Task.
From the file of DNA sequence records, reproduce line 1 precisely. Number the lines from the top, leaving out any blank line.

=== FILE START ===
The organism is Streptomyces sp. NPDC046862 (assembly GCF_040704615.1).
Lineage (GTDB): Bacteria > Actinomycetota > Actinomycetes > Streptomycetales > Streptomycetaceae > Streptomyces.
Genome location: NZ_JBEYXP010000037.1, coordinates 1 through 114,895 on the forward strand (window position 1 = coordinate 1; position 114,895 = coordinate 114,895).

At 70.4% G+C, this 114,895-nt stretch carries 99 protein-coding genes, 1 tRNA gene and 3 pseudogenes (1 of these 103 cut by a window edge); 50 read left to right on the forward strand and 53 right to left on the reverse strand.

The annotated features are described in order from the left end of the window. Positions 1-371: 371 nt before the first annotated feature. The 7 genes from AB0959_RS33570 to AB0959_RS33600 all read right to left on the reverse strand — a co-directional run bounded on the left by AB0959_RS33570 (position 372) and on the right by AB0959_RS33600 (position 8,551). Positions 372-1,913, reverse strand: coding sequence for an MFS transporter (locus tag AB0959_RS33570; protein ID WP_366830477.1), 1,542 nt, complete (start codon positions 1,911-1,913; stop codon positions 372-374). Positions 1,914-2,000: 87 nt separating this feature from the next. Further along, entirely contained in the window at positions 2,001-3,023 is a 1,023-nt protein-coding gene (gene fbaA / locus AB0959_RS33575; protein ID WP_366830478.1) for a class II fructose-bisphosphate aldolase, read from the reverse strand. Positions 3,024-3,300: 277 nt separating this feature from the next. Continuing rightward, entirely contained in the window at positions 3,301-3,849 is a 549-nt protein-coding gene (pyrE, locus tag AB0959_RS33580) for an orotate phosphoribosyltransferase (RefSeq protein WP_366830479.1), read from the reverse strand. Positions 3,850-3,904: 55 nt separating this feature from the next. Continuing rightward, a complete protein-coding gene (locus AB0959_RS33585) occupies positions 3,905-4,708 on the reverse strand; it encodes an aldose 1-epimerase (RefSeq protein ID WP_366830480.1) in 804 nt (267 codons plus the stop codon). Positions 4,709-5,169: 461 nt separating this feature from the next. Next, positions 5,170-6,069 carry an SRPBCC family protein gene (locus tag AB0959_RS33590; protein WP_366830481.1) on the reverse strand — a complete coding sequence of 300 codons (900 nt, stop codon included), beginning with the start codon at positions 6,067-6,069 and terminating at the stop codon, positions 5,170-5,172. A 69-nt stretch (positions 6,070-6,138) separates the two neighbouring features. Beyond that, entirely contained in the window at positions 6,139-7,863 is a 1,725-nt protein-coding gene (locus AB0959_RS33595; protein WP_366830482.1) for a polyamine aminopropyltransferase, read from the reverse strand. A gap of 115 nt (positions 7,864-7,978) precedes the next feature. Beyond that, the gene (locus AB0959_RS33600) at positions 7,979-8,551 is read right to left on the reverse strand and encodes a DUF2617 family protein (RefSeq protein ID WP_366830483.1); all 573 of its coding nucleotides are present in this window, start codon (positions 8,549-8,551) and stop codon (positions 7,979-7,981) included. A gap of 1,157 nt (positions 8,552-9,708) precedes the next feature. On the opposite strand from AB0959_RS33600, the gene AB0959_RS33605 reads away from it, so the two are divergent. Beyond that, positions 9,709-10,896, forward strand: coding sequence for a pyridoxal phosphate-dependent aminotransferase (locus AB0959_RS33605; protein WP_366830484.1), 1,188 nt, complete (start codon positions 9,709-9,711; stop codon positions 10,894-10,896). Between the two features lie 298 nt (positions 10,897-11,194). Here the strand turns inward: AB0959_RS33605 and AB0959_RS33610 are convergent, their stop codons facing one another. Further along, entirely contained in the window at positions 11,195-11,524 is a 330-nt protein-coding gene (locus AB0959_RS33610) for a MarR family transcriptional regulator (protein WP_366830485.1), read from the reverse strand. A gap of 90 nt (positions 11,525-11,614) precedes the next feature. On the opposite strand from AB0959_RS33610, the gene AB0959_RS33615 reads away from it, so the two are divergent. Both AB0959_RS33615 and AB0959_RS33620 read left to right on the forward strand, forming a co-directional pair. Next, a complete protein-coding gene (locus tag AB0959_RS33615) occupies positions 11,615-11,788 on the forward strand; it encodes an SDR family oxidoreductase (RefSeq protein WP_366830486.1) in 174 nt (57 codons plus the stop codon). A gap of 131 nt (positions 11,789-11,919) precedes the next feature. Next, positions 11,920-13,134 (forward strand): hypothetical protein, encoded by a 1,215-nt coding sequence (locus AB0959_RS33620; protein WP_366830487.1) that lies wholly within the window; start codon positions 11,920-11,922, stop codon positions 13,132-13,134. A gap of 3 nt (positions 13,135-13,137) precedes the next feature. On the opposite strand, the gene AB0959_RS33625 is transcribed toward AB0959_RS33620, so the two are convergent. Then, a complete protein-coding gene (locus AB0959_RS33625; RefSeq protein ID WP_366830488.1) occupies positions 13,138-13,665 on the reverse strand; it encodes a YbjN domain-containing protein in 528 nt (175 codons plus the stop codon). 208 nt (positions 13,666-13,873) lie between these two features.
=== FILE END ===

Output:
The organism is Streptomyces sp. NPDC046862 (assembly GCF_040704615.1).